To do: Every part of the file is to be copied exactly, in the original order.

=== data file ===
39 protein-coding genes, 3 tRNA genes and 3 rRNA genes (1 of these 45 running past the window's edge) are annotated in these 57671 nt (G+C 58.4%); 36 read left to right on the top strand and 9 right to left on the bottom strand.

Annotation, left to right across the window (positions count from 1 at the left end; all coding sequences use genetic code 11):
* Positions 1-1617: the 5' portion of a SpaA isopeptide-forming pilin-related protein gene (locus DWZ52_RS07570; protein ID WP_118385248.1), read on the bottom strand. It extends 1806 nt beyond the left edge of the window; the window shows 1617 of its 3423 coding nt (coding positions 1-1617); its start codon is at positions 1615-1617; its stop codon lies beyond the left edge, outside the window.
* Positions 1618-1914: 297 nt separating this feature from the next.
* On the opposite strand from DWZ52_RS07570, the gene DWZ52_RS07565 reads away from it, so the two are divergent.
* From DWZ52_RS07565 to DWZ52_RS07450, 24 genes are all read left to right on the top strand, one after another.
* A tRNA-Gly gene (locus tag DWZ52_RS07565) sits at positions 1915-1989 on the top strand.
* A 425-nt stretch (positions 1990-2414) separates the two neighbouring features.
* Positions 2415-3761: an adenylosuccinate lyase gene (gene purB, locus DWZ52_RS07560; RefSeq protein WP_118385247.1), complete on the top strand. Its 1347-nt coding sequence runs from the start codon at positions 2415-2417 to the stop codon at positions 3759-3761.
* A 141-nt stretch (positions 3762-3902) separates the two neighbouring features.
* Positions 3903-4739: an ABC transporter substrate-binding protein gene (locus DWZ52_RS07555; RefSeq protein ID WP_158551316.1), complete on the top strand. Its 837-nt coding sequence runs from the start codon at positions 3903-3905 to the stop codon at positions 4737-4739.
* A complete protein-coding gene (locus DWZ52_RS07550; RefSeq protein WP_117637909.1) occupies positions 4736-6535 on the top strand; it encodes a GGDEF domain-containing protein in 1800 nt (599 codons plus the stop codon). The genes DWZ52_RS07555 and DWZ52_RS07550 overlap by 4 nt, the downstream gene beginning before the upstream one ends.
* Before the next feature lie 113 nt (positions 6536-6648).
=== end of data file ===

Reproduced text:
39 protein-coding genes, 3 tRNA genes and 3 rRNA genes (1 of these 45 running past the window's edge) are annotated in these 57671 nt (G+C 58.4%); 36 read left to right on the top strand and 9 right to left on the bottom strand.

Annotation, left to right across the window (positions count from 1 at the left end; all coding sequences use genetic code 11):
* Positions 1-1617: the 5' portion of a SpaA isopeptide-forming pilin-related protein gene (locus DWZ52_RS07570; protein ID WP_118385248.1), read on the bottom strand. It extends 1806 nt beyond the left edge of the window; the window shows 1617 of its 3423 coding nt (coding positions 1-1617); its start codon is at positions 1615-1617; its stop codon lies beyond the left edge, outside the window.
* Positions 1618-1914: 297 nt separating this feature from the next.
* On the opposite strand from DWZ52_RS07570, the gene DWZ52_RS07565 reads away from it, so the two are divergent.
* From DWZ52_RS07565 to DWZ52_RS07450, 24 genes are all read left to right on the top strand, one after another.
* A tRNA-Gly gene (locus tag DWZ52_RS07565) sits at positions 1915-1989 on the top strand.
* A 425-nt stretch (positions 1990-2414) separates the two neighbouring features.
* Positions 2415-3761: an adenylosuccinate lyase gene (gene purB, locus DWZ52_RS07560; RefSeq protein WP_118385247.1), complete on the top strand. Its 1347-nt coding sequence runs from the start codon at positions 2415-2417 to the stop codon at positions 3759-3761.
* A 141-nt stretch (positions 3762-3902) separates the two neighbouring features.
* Positions 3903-4739: an ABC transporter substrate-binding protein gene (locus DWZ52_RS07555; RefSeq protein ID WP_158551316.1), complete on the top strand. Its 837-nt coding sequence runs from the start codon at positions 3903-3905 to the stop codon at positions 4737-4739.
* A complete protein-coding gene (locus DWZ52_RS07550; RefSeq protein WP_117637909.1) occupies positions 4736-6535 on the top strand; it encodes a GGDEF domain-containing protein in 1800 nt (599 codons plus the stop codon). The genes DWZ52_RS07555 and DWZ52_RS07550 overlap by 4 nt, the downstream gene beginning before the upstream one ends.
* Before the next feature lie 113 nt (positions 6536-6648).